“What we’re trying to do with our reform options is to have a market for the essential services that firm and dispatchable power provides. We want companies bidding those services into a market that is properly valued so the Australian Energy Market Operator can stop intervening to ensure those services are available - which is currently very expensive,” Dr Schott said.

The ESB also emphasised the need for new market rules to harness the benefits of what’s known as the distributed energy resources - that is the two million households and business with rooftop solar panels that can feed power back into the grid, and store power in batteries.

The CSIRO has found a two-sided energy market, where households pay for using power supplied from the grid and are also paid for the power generated on their premises and demand savings they make, could earn up to $2.5 billion a year, or an annual electricity saving of $414 to an average household.


International Baccalaureate develops higher critical thinking skills than state programs

From what I hear, it is Leftist critical thinking that is taught

Australian high school students who sit the International Baccalaureate diploma develop significantly higher critical thinking skills than those taking a state-based equivalent such as the HSC.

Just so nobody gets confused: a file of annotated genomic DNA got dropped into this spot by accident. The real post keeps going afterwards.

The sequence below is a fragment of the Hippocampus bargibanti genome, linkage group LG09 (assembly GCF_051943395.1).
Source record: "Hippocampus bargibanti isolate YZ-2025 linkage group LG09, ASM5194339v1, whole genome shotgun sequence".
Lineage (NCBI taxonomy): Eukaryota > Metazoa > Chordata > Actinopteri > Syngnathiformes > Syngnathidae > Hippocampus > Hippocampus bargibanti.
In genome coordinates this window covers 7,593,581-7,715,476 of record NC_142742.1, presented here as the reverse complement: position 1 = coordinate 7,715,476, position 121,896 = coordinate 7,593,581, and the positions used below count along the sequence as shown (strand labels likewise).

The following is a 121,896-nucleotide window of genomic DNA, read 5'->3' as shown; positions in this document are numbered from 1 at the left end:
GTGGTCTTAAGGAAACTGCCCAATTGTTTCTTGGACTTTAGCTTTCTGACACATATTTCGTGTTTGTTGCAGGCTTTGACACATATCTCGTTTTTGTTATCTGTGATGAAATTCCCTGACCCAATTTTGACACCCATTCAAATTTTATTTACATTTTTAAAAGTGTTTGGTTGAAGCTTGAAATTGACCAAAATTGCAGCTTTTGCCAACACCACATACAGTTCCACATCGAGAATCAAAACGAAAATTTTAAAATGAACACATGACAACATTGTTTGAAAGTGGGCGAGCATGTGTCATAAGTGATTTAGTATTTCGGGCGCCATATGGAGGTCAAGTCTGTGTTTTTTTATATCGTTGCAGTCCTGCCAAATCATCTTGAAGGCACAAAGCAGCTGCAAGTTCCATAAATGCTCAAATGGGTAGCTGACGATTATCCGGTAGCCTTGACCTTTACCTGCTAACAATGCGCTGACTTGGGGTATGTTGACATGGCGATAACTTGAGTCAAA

New research conducted by the University of Oxford shows the difference in critical thinking was more pronounced for students in year 12 than in year 11, suggesting skills increase over the IB's two-year duration.

Founded in Switzerland in 1968, the IB diploma is a globally recognised senior school credential offered as an alternative to the Higher School Certificate in about 20 NSW independent schools.

It has slowly expanded its footprint over the past 30 years, with Cranbrook becoming the latest Sydney school to offer the IB diploma from next year.

While the HSC offers a flexible curriculum where students study any combination of units, the IB locks students into six streams: they must study one subject from the sciences, humanities, arts, mathematics, English and a foreign language.

Students must also write a 4000-word essay on a topic of their choice and complete a 100-hour course in the theory of knowledge, as well as participate in co-curricular creative, physical and service activities.

"Those are some of the reasons I chose the IB," said year 10 Cranbrook student Max Lindley, who will be in the school's first diploma cohort and hopes to write his major work on paleontology.

"Understanding how information is spread, what makes a good source – I find that very interesting."

The Oxford research used critical thinking tests to assess differences in samples of IB and non-IB students in Australia, Norway and England. They tested students’ skills in induction, deduction, evaluation, and credibility assessment of given statements.